Weak earnings and trade tensions weigh on global stocks on Thursday with major indexes around the world sinking deep into the red.
Wall Street stocks closed at the day’s lows on Wednesday after The Wall Street Journal reported that trade negotiations between the US and China had faltered over restrictions on Chinese telecommunications giant Huawei, citing sources familiar with the talks.
This came after President Donald Trump on Tuesday made skeptical comments about the possibility of an imminent resolution to the ongoing trade war between the world’s two largest economies.
Asian markets recap
The main stock indexes in the Asia-Pacific region ended Thursday trading session with declines after the Wall Street Journal reported that talks between Washington and Beijing are in a “dead end” because of the US sanctions against Chinese telecoms company Huawei.
In China, the mainland index Shanghai Composite fell by 30.52 points, or 1.04%, to 2,901.18 points. Hong Kong’s benchmark Hang Seng fell by 206.84 points, or 0.72%, to 28,386.33 points. Shares of technology giant Tencent fell by 1.27%.
In Japan, the blue-chip index on Tokyo Stock Exchange, Nikkei 225, wiped out 422.94 points, or 1.97%, to 21,046.24 points. The country’s exports declined by 6.7% YoY in June, failing to meet economists’ expectations for a decline of 5.6%. The shares of SoftBank Group and the industrial giant Fanuc declined. The best performers of the session on the Nikkei 225 were Chiyoda Corp (+1.32%), Dainippon Screen Mfg (+0.79%) and Sumitomo Realty & Development Co (+0.03%), while on the flipside were Idemitsu Kosan Co (-5.05%), Konica Minolta (-4.96%) and Toyo Seikan Group Holdings (-4.91%).
South Korean index Kospi declined by 0.31% to 2,066.55 points. Shares of Celltrion fell by about 2%. The Central bank of Korea said it cut its benchmark interest rate by 25 basis points to 1.5% after the regulator earlier this month lowered its target for economic growth in the country against the backdrop of continuing tensions with Japan and the export ban on certain Japanese goods for South Korea.
Taiwan’s largest semiconductor and chip maker, Taiwan Semiconductor Manufacturing Company, which is also a major supplier to Apple, reported a 7.6% decline in net profit for the second quarter. Company representatives say the April-June that profit fell to 66.765 billion TWD (2.1 billion USD). Nevertheless, the company’s shares rose by 0.79%.
Australian index S&P ASX 200 declined by 0.36% to 6,649.10 points. The stocks of Lendlease rose by 4.75% after announcing that it has signed a contract with the technology giant Google worth 15 billion USD. Earlier today, Australian labor market data were also published, showing that the unemployment rate in June remained at 5.2%. Only 500 new jobs were created in the past month, which is far from the expected 10,000 new positions from economists.
European markets mid-session recap
Technology stocks pushed European shares to three-week lows on Thursday after software firm SAP reported poor results, the latest company to warn about damage from protracted trade tensions as gloom about earnings spreads across global equities. The pan-European Stoxx 600 inched lower by 0.18% to 386.97 points.
German index DAX 30 is down by 80.96 points, or 0.66%, 12,260.07 points at 10:30 GMT. The stocks of SAP dropped by more than 6% after telling investors they will have to wait till next year for a major improvement in margins as the business software group reported a 21% decline in quarterly operating profit. Carmakers are into the red with Daimler and Volkswagen, edging lower by 0.54% and 0.29%, while financial companies are mixed with Deutsche Bank rising by 0.3% and Commerzbank falling by 2.3%.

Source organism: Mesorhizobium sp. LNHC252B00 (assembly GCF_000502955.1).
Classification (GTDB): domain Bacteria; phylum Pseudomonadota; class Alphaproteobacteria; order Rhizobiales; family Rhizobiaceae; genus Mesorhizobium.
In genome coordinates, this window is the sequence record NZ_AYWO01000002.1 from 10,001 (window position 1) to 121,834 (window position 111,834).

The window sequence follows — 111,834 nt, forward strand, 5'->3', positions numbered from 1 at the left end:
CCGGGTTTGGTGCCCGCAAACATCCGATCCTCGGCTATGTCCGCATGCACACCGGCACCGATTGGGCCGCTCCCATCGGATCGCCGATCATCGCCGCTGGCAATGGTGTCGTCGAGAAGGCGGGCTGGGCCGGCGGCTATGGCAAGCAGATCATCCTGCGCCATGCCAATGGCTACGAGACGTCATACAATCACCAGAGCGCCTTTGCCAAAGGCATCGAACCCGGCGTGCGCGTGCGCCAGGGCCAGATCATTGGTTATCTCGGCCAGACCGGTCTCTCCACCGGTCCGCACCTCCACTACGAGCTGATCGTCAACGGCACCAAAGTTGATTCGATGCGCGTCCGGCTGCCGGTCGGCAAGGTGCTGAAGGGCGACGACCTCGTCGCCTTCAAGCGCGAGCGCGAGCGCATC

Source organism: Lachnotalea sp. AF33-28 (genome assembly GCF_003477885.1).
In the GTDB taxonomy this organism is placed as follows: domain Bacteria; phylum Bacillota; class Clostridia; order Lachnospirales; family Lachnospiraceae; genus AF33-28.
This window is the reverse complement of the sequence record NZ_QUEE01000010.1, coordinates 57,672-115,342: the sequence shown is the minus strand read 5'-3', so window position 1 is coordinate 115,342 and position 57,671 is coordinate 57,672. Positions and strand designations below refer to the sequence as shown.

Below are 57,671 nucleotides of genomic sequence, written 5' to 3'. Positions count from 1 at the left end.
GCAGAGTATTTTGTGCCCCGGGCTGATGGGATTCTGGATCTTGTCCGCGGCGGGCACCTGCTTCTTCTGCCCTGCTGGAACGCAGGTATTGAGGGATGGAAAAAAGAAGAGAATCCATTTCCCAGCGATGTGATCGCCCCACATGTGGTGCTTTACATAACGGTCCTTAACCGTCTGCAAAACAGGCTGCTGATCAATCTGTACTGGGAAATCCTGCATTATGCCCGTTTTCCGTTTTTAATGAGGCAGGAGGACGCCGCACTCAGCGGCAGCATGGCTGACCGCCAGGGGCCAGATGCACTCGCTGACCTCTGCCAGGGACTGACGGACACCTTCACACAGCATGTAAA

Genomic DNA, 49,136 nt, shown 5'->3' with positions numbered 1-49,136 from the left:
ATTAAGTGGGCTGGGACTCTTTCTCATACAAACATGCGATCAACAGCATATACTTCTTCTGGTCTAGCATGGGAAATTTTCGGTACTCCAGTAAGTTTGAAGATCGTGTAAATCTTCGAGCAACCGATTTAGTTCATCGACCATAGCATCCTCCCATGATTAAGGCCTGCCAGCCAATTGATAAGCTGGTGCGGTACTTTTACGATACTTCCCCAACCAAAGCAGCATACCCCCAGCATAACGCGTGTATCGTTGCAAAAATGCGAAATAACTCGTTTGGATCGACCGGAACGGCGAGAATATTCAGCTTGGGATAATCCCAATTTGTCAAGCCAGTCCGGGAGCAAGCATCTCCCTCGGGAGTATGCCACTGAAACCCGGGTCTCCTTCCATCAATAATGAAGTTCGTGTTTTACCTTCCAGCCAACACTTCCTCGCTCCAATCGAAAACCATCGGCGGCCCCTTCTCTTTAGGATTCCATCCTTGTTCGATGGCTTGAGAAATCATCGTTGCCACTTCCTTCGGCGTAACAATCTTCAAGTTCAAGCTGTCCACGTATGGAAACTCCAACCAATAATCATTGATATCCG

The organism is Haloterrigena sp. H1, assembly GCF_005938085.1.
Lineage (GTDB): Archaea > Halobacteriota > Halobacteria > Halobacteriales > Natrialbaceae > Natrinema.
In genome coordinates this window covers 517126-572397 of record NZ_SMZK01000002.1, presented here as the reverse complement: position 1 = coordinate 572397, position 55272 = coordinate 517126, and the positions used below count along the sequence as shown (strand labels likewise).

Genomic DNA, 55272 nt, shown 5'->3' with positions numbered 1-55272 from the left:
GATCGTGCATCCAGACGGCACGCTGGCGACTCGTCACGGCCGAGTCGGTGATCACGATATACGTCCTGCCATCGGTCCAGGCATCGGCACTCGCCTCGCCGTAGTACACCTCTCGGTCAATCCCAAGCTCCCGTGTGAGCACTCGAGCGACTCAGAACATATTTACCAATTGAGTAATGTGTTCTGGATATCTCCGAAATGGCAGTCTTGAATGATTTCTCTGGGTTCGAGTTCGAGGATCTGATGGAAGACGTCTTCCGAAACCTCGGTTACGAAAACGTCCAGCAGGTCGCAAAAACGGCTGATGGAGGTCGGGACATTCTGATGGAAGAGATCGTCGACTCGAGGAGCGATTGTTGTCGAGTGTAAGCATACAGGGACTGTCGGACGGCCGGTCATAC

French index CAC 40 compensated earlier loss and is trading lower by 0.03% to 5,570.05 points. Earlier, the benchmark sank deep into the red and reached daily low of 5,534.30 points. The shares of Renault are down by 0.5%, while Peugeot dropped by 0.8%.
British index FTSE 100 is down by 0.3% to 7,512.56 points at mid-session trading, following other major stock markets. Slug and Lettuce owner Stonegate Pub Company agreed to buy Ei Group for 285 pence per share, which is 38% premium to Wednesday’s close, which sent the mid-cap pub chain’s stock to its highest in more than a decade. The stock surged nearly 39% and helped fellow mid-cap pub operators Mitchells & Butlers, Greene King and Marston’s rise between 1.1% and 2.9%. AIM-listed ASOS tanked 11%, as it blamed operational issues for its third profit warning in eight months. Luxury brand Burberry, which is on course for its best week in more than a decade after posting robust sales growth on Tuesday, gave up 1.5%.
Wall Street pre-session recap
Wall Street stock index futures were nearly flat Thursday morning as earnings season gathers momentum.
Around 7 a.m. ET, Dow futures indicated an implied positive open of less than 5 points, while the S&P 500 and Nasdaq also pointed to lower opens.
As earnings season kicks into full gear, Railroad giant CSX posted weaker-than-forecast quarterly results on Wednesday, sending its stock plummeting, while Bank of America reported better-than-expected earnings but warned that lower rates would hit its net interest income growth.
Both United Airlines and Cintas also beat expectations, indicating that the bleak outlook offered at the beginning of earnings season might have been overly pessimistic. However, only around 7% of S&P 500 companies have reported second-quarter earnings thus far, according to FactSet data.